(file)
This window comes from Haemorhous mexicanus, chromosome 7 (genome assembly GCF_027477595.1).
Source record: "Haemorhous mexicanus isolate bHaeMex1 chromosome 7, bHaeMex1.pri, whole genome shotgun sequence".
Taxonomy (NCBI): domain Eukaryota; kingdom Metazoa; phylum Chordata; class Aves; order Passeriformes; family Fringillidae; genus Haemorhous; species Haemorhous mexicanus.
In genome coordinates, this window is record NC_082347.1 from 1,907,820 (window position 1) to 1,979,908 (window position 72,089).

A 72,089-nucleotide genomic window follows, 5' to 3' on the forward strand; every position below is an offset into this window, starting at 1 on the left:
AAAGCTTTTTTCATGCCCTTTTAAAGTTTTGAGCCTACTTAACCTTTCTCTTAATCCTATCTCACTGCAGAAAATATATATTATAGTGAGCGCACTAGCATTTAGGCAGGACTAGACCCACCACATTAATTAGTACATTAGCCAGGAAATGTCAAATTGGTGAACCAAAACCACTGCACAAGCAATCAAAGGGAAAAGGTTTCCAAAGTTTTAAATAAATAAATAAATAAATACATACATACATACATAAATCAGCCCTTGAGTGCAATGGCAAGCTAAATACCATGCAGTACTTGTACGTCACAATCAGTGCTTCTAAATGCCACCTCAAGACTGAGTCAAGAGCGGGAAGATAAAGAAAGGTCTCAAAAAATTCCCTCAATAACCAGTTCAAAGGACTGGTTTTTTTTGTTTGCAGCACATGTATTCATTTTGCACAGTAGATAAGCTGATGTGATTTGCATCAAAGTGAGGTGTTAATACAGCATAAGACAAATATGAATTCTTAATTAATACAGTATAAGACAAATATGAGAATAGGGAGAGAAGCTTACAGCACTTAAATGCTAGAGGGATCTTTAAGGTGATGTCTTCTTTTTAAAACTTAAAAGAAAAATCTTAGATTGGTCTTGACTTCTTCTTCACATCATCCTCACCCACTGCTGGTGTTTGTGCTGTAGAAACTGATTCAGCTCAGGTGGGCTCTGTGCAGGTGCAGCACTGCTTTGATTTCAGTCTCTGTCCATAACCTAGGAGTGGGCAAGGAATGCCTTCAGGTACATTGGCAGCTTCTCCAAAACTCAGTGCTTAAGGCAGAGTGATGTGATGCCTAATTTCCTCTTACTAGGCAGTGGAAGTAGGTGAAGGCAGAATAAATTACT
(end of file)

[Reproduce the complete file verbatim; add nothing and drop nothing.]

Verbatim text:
This window comes from Haemorhous mexicanus, chromosome 7 (genome assembly GCF_027477595.1).
Source record: "Haemorhous mexicanus isolate bHaeMex1 chromosome 7, bHaeMex1.pri, whole genome shotgun sequence".
Taxonomy (NCBI): domain Eukaryota; kingdom Metazoa; phylum Chordata; class Aves; order Passeriformes; family Fringillidae; genus Haemorhous; species Haemorhous mexicanus.
In genome coordinates, this window is record NC_082347.1 from 1,907,820 (window position 1) to 1,979,908 (window position 72,089).

A 72,089-nucleotide genomic window follows, 5' to 3' on the forward strand; every position below is an offset into this window, starting at 1 on the left:
AAAGCTTTTTTCATGCCCTTTTAAAGTTTTGAGCCTACTTAACCTTTCTCTTAATCCTATCTCACTGCAGAAAATATATATTATAGTGAGCGCACTAGCATTTAGGCAGGACTAGACCCACCACATTAATTAGTACATTAGCCAGGAAATGTCAAATTGGTGAACCAAAACCACTGCACAAGCAATCAAAGGGAAAAGGTTTCCAAAGTTTTAAATAAATAAATAAATAAATACATACATACATACATAAATCAGCCCTTGAGTGCAATGGCAAGCTAAATACCATGCAGTACTTGTACGTCACAATCAGTGCTTCTAAATGCCACCTCAAGACTGAGTCAAGAGCGGGAAGATAAAGAAAGGTCTCAAAAAATTCCCTCAATAACCAGTTCAAAGGACTGGTTTTTTTTGTTTGCAGCACATGTATTCATTTTGCACAGTAGATAAGCTGATGTGATTTGCATCAAAGTGAGGTGTTAATACAGCATAAGACAAATATGAATTCTTAATTAATACAGTATAAGACAAATATGAGAATAGGGAGAGAAGCTTACAGCACTTAAATGCTAGAGGGATCTTTAAGGTGATGTCTTCTTTTTAAAACTTAAAAGAAAAATCTTAGATTGGTCTTGACTTCTTCTTCACATCATCCTCACCCACTGCTGGTGTTTGTGCTGTAGAAACTGATTCAGCTCAGGTGGGCTCTGTGCAGGTGCAGCACTGCTTTGATTTCAGTCTCTGTCCATAACCTAGGAGTGGGCAAGGAATGCCTTCAGGTACATTGGCAGCTTCTCCAAAACTCAGTGCTTAAGGCAGAGTGATGTGATGCCTAATTTCCTCTTACTAGGCAGTGGAAGTAGGTGAAGGCAGAATAAATTACT